While the Rio+20 United Nations Conference on Sustainable Development, the world's big "environmental summit," produced enough hot air to accelerate global warming tenfold, there was at least one noteworthy moment.

The Financial Times reported that thuggish paramount chief Robert Mugabe got his comeuppance with a particularly amusing interpreter's error: "When . . . Mugabe began to speak at the opening session of the conference, the sometimes erratic English translation on convention centre screens briefly described him as the president of the 'Republic of O.J. Simpson.' "

Close, but no cigar. After all, OJ only killed two people. To paraphrase Eddie Izzard's brilliant take on the respect afforded to vile dictators by the international political community, when you just kill a few people, you get called a murderer, when you kill a few thousand, it's "Well done! You must be an extremely busy man."

We'll send you that Heisman Trophy replica for your performance, Mr. President.


Phillipe and Jorge know star athletes hardly ever run out the string with the clubs they started with, though former Red Sox catcher Jason Varitek recently came close — starting out in the Seattle Mariners farm system before playing his entire big league career in Boston.

(Indeed, any real sports bar in New England has a picture of The Tek giving the Yankees' hideous egomaniac A-Hole Rodriguez a face wash with his catcher's mitt, right alongside the photos of Ted Williams swinging the bat, Bobby Orr flying in midair after scoring his Stanley Cup-winning goal against the St. Louis Blues, and the original Big Three — Larry Bird, Kevin McHale, and Robert Parish — walking up court together at the Boston Garden.)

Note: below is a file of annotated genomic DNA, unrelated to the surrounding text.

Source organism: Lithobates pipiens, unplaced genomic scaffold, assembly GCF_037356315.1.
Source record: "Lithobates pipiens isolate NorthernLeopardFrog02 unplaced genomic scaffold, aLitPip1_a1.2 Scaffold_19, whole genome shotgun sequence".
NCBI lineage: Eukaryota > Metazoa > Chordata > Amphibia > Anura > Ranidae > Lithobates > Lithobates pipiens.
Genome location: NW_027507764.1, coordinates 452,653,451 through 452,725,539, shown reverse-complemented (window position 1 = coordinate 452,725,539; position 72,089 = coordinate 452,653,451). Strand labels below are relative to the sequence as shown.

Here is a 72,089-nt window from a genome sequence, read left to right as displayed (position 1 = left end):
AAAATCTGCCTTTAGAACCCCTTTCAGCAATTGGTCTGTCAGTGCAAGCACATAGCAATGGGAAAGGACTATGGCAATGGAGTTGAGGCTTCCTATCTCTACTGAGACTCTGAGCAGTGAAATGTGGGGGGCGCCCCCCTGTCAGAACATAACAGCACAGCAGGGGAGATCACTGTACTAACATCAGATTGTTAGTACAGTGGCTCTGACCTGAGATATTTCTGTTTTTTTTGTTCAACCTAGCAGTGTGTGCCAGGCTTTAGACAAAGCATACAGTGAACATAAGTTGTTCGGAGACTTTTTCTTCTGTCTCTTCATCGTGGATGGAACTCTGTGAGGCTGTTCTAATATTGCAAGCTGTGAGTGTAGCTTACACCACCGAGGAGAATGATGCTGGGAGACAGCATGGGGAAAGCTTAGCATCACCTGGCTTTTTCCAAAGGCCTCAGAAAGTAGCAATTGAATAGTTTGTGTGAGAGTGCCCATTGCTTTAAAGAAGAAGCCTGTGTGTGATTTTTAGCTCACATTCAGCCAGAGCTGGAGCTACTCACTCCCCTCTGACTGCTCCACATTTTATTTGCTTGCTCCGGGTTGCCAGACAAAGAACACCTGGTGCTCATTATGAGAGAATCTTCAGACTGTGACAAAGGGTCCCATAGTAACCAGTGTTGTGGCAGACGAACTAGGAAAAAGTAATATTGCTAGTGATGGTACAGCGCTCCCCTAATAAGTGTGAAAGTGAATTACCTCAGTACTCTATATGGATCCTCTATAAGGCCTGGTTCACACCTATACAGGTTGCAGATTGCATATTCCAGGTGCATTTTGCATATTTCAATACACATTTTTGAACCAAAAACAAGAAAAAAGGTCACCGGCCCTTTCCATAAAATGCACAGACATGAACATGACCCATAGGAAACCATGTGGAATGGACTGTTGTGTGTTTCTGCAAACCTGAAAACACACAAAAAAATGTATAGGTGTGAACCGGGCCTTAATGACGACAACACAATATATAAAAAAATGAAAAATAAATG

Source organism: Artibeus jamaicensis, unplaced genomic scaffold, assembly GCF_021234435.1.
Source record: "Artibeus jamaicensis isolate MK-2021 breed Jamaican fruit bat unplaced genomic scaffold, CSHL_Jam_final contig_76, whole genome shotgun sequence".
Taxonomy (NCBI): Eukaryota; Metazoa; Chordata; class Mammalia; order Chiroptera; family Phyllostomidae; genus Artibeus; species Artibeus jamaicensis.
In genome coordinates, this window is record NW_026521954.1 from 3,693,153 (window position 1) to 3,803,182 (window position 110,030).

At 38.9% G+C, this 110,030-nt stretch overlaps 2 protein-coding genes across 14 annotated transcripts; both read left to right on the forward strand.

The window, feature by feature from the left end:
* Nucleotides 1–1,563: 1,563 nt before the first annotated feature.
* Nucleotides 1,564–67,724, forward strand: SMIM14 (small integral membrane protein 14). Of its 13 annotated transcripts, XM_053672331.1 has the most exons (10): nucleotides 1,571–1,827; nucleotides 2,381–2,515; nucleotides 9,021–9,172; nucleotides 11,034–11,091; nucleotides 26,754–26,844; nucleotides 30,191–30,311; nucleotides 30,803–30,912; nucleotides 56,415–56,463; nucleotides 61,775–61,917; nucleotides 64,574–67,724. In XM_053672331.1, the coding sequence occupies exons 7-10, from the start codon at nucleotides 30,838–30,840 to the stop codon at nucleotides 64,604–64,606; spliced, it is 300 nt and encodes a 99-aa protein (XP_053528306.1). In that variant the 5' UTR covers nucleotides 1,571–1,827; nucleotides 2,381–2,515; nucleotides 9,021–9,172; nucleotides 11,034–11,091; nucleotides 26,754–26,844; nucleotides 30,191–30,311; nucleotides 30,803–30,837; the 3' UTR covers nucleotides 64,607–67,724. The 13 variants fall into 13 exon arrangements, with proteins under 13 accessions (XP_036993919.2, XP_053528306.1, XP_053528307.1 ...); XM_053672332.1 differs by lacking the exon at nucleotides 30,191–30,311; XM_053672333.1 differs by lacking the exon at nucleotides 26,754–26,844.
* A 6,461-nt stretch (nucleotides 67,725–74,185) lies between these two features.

Still, it pained us to hear that Kevin Youkilis was being traded to the Chicago White Sox for a pair of nobodies, evidently for making the mistake of turning 33 (here we paraphrase Casey Stengel's classic line about the Yankees dropping him as manager at age of 70).

The Youk is a real blood-and-guts baseballer. He looks like a bouncer at a biker bar, and comes at the game with the ferocity of same — as if his opponents have made the critical mistake of suggesting he is a pussy. The fact that another self-made All-Star, Sox golden boy Dustin Pedroia, praised Youk through the roof upon learning of his departure tells you all you need to know about his diamond cred.

We can only hope that Kevin continues to hear lots of "Yoooook!" cries echoing through airports and on the streets in the American League towns his visits — an audible gift from the folks of Red Sox Nation. Thanks for the memories, big guy, and here's a P&J monogrammed towel to wipe off the sweat.


Old Providence hands will know the name Max Alexander. Max lived in Providence for a number of years back in the 1970s and '80s and, for a while, was a "fellow" at the Casual Research Institute on the fifth floor of the Conrad Building, above the original Lupo's Heartbreak Hotel.

Besides writing and providing photographs for the Phoenix's, precursor, The NewPaper, Max was a bartender at the late, lamented Leo's. Max married Sarah Baldwin and they moved to New York and, later, Los Angeles, where Max worked as executive editor of Variety and as a senior editor at People magazine. The couple now resides in Maine.

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